Alternative Fuel Options

A container ship fleet puts out a significant amount of greenhouse gas emissions. A bulk carrier emits around 440 million metric tons of CO₂ per year, while a common carrier or container ship has an annual throughput of approximately 140 million metric tons of CO₂.

Shipping companies are coming under increased pressure to reduce their environmental impact. They are reacting by developing technologies to create more efficient propellers, streamline hulls, and better route planning. These will contribute to more efficient carriers in the future.

Additionally, alternative fuels are being considered to lower pollution levels. Liquefied natural gas (LNG) is an alternative fuel option to help shippers reduce their emissions and meet environmental targets. All Hapag Lloyd’s recent fleet additions use LNG fuel.

Although oil-based fuels are likely to continue over the next few years, LNG is the frontrunner for alternative fuel in the long term.

Biggest Shipping Companies

The future of the ocean shipping industry is largely dependent on the actions of the biggest carriers. Alphaliner accumulates data on shipping lines and ranks them according to their combined capacity of20-foot equivalent units (TEUs).

Here are the biggest bulk transportation services in the world at present:

A.P. Moler-Maersk Group

A.P. Molder-Maersk Group is the biggest carrier of ocean freight in the world. The Danish company works in 130 different countries and has one of the biggest fleets of bulk vessels.

As the largest shipping company in the ocean shipping industry, this group has several subsidiary companies, including Maersk Line, Maersk Oil, and Maersk Supply Services. It offers transport and logistics services as well as international shipping.

Mediterranean Shipping Company (MSC)

Mediterranean Shipping Company is a Swiss shipping and logistics provider. Its fleet contains over 500 cargo vessels that operate on 200 trade routes. MSC operates a comprehensive intermodal transport service, including overland door-to-door deliveries.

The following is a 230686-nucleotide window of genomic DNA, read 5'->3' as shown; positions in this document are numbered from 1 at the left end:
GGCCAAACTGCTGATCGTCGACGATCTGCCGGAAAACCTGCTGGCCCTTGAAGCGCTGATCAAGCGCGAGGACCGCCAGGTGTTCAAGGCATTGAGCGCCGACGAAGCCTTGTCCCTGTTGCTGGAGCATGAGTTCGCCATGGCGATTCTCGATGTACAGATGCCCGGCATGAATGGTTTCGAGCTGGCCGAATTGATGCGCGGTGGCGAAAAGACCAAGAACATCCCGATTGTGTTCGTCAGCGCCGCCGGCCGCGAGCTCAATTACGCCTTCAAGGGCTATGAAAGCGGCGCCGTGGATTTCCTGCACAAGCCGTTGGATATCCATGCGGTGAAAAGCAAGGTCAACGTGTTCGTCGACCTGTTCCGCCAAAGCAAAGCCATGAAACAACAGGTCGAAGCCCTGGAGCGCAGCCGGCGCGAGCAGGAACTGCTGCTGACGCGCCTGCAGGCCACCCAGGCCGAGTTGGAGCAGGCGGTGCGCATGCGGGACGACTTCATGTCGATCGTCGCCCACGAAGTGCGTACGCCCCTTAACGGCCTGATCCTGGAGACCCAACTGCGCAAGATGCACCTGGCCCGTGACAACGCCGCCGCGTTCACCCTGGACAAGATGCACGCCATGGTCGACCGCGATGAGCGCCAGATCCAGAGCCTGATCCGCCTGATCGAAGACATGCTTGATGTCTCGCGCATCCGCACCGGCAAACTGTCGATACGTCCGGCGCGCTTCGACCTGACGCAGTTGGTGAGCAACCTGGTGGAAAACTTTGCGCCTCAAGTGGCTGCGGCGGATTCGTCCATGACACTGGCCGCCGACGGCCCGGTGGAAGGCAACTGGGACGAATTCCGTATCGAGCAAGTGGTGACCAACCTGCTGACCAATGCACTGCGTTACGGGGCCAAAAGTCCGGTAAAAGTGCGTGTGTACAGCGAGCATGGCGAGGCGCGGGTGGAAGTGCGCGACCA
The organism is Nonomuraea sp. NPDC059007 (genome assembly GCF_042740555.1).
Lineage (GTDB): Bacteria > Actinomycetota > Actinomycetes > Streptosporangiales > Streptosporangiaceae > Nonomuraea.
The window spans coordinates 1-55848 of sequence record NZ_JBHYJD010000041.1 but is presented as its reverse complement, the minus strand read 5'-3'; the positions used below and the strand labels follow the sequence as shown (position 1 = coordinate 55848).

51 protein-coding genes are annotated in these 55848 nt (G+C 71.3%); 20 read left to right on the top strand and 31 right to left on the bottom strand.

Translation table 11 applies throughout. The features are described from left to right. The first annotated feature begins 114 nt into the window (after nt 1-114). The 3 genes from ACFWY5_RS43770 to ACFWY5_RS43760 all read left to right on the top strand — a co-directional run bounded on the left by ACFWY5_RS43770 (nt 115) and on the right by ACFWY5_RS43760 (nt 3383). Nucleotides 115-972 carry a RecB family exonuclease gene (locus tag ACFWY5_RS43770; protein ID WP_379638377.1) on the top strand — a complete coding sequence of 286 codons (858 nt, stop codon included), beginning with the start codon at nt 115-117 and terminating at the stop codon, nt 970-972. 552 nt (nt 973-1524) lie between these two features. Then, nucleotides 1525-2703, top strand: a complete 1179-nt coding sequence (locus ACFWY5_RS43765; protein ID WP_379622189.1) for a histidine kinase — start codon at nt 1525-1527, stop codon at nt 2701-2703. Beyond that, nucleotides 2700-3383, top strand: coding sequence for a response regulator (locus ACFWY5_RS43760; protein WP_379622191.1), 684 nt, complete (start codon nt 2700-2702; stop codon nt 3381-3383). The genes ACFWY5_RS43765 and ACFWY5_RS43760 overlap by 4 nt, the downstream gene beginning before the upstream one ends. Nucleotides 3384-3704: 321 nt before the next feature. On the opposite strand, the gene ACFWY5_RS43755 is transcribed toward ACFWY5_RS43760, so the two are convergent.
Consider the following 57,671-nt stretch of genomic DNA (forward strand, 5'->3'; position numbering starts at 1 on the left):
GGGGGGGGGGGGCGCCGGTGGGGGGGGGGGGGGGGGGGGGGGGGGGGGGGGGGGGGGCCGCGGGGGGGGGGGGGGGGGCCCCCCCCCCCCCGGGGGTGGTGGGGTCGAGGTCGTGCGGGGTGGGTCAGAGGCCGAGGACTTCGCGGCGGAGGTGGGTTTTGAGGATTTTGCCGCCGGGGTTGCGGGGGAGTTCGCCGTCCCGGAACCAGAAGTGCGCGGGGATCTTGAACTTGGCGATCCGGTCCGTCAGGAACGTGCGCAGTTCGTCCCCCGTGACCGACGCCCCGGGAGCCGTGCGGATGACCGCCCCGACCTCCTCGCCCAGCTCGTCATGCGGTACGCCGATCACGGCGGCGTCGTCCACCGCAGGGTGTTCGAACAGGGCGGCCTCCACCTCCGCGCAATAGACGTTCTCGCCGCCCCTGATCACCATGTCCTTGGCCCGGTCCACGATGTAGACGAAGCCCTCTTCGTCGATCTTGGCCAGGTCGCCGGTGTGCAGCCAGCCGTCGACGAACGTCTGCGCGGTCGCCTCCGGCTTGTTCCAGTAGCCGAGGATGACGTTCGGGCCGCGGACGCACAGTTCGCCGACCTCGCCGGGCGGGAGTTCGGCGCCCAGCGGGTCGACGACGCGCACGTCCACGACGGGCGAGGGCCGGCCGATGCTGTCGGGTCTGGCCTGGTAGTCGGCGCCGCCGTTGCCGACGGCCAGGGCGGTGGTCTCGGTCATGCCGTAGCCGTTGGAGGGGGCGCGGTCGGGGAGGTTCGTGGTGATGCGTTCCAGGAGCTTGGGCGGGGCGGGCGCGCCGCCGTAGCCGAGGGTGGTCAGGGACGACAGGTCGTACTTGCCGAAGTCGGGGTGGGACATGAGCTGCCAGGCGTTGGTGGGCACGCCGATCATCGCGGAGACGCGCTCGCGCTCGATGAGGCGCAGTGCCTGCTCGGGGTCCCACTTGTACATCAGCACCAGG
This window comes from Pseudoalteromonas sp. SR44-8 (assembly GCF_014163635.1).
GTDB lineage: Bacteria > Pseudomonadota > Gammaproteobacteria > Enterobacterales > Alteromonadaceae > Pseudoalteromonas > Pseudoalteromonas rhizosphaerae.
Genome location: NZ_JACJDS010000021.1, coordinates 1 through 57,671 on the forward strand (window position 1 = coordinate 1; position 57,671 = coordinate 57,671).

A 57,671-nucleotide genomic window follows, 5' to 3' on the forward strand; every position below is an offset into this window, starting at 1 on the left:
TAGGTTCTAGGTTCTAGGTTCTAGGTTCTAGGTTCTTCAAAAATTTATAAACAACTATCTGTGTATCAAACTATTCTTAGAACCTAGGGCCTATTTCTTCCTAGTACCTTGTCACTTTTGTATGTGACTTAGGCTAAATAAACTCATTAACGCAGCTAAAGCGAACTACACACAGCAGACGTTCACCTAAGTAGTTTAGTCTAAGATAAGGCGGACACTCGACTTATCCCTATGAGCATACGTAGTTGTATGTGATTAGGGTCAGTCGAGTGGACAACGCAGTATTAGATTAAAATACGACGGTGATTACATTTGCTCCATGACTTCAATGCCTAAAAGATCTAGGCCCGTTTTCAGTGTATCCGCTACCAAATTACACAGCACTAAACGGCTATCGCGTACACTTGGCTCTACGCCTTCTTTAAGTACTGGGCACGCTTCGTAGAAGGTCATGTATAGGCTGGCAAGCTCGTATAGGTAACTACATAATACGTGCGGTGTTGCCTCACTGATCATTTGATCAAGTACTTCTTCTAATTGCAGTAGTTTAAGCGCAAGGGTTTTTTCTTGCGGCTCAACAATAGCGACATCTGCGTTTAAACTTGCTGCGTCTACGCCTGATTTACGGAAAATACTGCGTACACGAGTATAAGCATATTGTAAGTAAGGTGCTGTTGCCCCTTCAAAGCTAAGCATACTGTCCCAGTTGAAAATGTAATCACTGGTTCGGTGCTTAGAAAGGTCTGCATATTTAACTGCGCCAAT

China Ocean Shipping Company (COSCO)

The COSCO Group is the largest shipping company in China. It is a government-owned operation with multiple subsidiary shipping lines, including Shanghai Pan Asia Shipping. It deals mainly in dry bulk materials, such as iron, ore, and grain.


CMA CGM Group is based in France. The name is derived from the French acronym “Maritime Freighting Company, General Maritime Company.” It offers comprehensive shipping and logistics services and is active in over 80% of the world’s commercial ports.

Ocean Network Express (ONE)

Ocean Network Express was formed as a joint venture between Nippon Yusen Kaisha, Mitsui O.S.K. Lines, and K-Line in 2018. Although it is a relatively new company, it has a sizable 240-vessel fleet of 20,000 TEU ships. It also has corporate offices in 90 countries for optimizing sales deals.

Evergreen Marine Corporation

The Evergreen Marine Corporation is a Taiwanese ocean freight company. Although it handles shipments globally, the business primarily deals along trade routes in Far East Asia, Central America, and Europe. The Evergreen line fleet consists of over 200 ships.

Other Major Ocean Carrier Companies

  • Yang Ming Marine Transport Corporation (Taiwan)
  • Hyundai Merchant Marine (South Korea)
  • Hanjin Shipping (South Korea)
  • American Shipping Company (USA and Norway)
  • Ansheng Shipping (China)
  • Matson Inc. (USA)

Work with a World Class Shipping Company to Ensure Future Success

Whether your business operates in Asia, Europe, or North America, working with a first-rate shipping company can save you time and money on imports and exports.

Asiana USA is a world-class international freight forwarder that can help you maintain shipping success year-round. Call us today at (855) 500-1808 for more information or to request a free quote.